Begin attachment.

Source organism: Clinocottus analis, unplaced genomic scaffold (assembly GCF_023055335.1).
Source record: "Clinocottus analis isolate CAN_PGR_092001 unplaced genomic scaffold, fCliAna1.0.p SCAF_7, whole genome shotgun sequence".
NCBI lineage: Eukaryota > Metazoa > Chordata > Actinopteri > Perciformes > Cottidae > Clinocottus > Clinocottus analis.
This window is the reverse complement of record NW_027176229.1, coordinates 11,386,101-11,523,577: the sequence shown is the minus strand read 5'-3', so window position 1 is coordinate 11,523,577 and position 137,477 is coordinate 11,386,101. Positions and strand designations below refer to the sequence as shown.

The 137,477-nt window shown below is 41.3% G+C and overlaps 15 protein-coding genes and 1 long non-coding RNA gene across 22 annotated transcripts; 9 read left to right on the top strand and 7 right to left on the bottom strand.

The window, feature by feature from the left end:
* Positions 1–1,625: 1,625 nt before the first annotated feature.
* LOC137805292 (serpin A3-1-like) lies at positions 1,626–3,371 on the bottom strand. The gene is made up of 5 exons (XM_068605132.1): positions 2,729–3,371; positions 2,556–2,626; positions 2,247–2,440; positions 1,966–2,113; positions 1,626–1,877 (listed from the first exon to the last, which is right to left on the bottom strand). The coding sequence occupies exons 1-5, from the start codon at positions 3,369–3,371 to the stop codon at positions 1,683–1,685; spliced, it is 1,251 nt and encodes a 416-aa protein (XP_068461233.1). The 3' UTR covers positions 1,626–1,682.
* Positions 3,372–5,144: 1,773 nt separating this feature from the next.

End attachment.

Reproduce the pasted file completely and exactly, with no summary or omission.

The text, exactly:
Source organism: Clinocottus analis, unplaced genomic scaffold (assembly GCF_023055335.1).
Source record: "Clinocottus analis isolate CAN_PGR_092001 unplaced genomic scaffold, fCliAna1.0.p SCAF_7, whole genome shotgun sequence".
NCBI lineage: Eukaryota > Metazoa > Chordata > Actinopteri > Perciformes > Cottidae > Clinocottus > Clinocottus analis.
This window is the reverse complement of record NW_027176229.1, coordinates 11,386,101-11,523,577: the sequence shown is the minus strand read 5'-3', so window position 1 is coordinate 11,523,577 and position 137,477 is coordinate 11,386,101. Positions and strand designations below refer to the sequence as shown.

The 137,477-nt window shown below is 41.3% G+C and overlaps 15 protein-coding genes and 1 long non-coding RNA gene across 22 annotated transcripts; 9 read left to right on the top strand and 7 right to left on the bottom strand.

The window, feature by feature from the left end:
* Positions 1–1,625: 1,625 nt before the first annotated feature.
* LOC137805292 (serpin A3-1-like) lies at positions 1,626–3,371 on the bottom strand. The gene is made up of 5 exons (XM_068605132.1): positions 2,729–3,371; positions 2,556–2,626; positions 2,247–2,440; positions 1,966–2,113; positions 1,626–1,877 (listed from the first exon to the last, which is right to left on the bottom strand). The coding sequence occupies exons 1-5, from the start codon at positions 3,369–3,371 to the stop codon at positions 1,683–1,685; spliced, it is 1,251 nt and encodes a 416-aa protein (XP_068461233.1). The 3' UTR covers positions 1,626–1,682.
* Positions 3,372–5,144: 1,773 nt separating this feature from the next.